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# NSAA Help with physics and maths questions watch

Can someone explain questions 10, 14 and 17 to me please!

Question 79, 88 and 77 too plz

Need help on 85 too!
2. Also 27, 28 and 36 please!!!
3. (Original post by AspiringUnderdog)

Can someone explain questions 10, 14 and 17 to me please!
For 10, try visualise how they've made the cylinder. (The circumferences of the circles on the cylinder=5). Using C=2πr, you can find the value for r.

Then use the formula πr^2l... You can find the answer. Sorry if I've been of no help
4. (Original post by ChallengeLover)
For 10, try visualise how they've made the cylinder. (The circumference of the circle on the cylinder =5). Using C=2πr, you can find the value for r.

Then use the formula πr^2l... You can find the answer. Sorry if I've been of no help
No that makes sense so the radius is 5/2. I assumed that the diameter would be 5 and so took the radius as 5/2 when it should be 5/2pi. Thanks a lot!

If you know how to do any of the others then that would be appreciated!
5. (Original post by AspiringUnderdog)
No that makes sense so the radius is 5/2. I assumed that the diameter would be 5 and so took the radius as 5/2 when it should be 5/2pi. Thanks a lot!

If you know how to do any of the others then that would be appreciated!
Glad I could help- I'm having a little look at 14. Will reply if someone else doesn't beat me to it.
6. Alright- this one is a little harder to spot at first.

The angle RQT=(180-x)/2.

So the exterior angle is then (180-x)/2 because the interior+exterior=180° and the side PQ is a straight line so has angle 180°. 360=180°+exterior+interior. I've started waffling I believe.

Use the formula n=360/exterior angle to find the answer. Should get a fraction within a fraction
7. I'll have a crack at the others... I'll be a little slow because I'm in yr 12
8. Not too sure here but the area traveled should be the area under the graph which would be 5*3*4=60cm per second. 60 seconds in a minute so 60*60cm traveled kn a minute. Answer should be 3600cm

For 28, I said that the total force in one half of the rope is (5*0.8)+(5*10)=54. Then I said 54*2=108 since the rope must have equal tensions on both sides but I'm not too sure here. Maybe someone else can clarify here.

36- can't make head nor tail how to do this.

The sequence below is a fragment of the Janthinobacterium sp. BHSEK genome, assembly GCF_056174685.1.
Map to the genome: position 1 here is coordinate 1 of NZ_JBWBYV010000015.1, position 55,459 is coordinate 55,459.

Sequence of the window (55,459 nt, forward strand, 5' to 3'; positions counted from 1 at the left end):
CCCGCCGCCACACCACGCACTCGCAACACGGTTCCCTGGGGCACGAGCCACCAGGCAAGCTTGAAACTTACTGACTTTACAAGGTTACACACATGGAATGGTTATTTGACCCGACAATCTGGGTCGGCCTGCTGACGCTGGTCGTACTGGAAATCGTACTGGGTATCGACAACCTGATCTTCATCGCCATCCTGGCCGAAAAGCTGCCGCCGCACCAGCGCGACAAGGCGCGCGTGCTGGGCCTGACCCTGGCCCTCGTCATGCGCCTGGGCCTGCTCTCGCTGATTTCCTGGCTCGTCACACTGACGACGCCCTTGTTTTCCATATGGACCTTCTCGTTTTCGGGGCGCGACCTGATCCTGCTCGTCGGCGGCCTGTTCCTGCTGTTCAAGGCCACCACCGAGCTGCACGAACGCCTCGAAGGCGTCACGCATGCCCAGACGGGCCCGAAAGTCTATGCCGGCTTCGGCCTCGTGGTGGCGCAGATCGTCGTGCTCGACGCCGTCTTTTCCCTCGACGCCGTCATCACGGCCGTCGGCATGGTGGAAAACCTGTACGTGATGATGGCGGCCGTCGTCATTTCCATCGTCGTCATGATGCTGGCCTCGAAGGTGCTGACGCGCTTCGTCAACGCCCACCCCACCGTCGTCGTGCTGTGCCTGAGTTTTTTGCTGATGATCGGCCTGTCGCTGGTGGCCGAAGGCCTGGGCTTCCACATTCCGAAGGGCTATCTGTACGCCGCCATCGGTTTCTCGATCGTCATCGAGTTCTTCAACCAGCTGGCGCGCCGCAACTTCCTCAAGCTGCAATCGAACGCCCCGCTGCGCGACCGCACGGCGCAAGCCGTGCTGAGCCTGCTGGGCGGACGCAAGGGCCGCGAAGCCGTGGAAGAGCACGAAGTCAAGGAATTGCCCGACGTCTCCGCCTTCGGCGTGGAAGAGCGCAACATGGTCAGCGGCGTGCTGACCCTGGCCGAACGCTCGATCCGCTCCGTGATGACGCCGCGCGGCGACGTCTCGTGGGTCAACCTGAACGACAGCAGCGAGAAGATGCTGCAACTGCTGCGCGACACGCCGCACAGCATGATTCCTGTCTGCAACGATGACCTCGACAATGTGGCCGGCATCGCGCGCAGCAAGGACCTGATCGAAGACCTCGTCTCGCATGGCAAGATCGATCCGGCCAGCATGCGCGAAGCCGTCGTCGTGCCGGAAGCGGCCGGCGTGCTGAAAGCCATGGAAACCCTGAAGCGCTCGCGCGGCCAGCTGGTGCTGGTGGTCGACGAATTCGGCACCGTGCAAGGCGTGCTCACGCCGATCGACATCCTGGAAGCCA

That's what I have done- can't say whether it's right but I hope I've helped. If Ive not explained something properly, do ask...
9. Sorry that my working is awful but I'll try to explain 36 as best as I can (if I've even got it right idek).

So, you know v=fλ

You've been given v= 320

You have two distances of which you need to find the highest common factor

And then use this to think about at which distances the sound could be heard (my diagram has nodes and antinodes the wrong way round sorry :/)

When you've found the highest common factor you then need to double this to get λ (there are two points in one wavelength at which the amplitude of the sound is at its max).

From this wavelength you can easily find the frequency of the sound
10. (Original post by ChallengeLover)
Not too sure here but the area traveled should be the area under the graph which would be 5*3*4=60cm per second. 60 seconds in a minute so 60*60cm traveled kn a minute. Answer should be 3600cm

For 28, I said that the total force in one half of the rope is (5*0.8)+(5*10)=54. Then I said 54*2=108 since the rope must have equal tensions on both sides but I'm not too sure here. Maybe someone else can clarify here.

36- can't make head nor tail how to do this.

That's what I have done- can't say whether it's right but I hope I've helped. If Ive not explained something properly, do ask...
The first one makes sense to me. I kind of just read it wrong I suppose and ignored the amplitude assuming that it was the whole wave and not a particle.

The second one I realise how you got 54. I misread that too so didn't even get that :/. Why does it need to be doubled I'm not quite clear with that?
11. (Original post by ChallengeLover)
Alright- this one is a little harder to spot at first.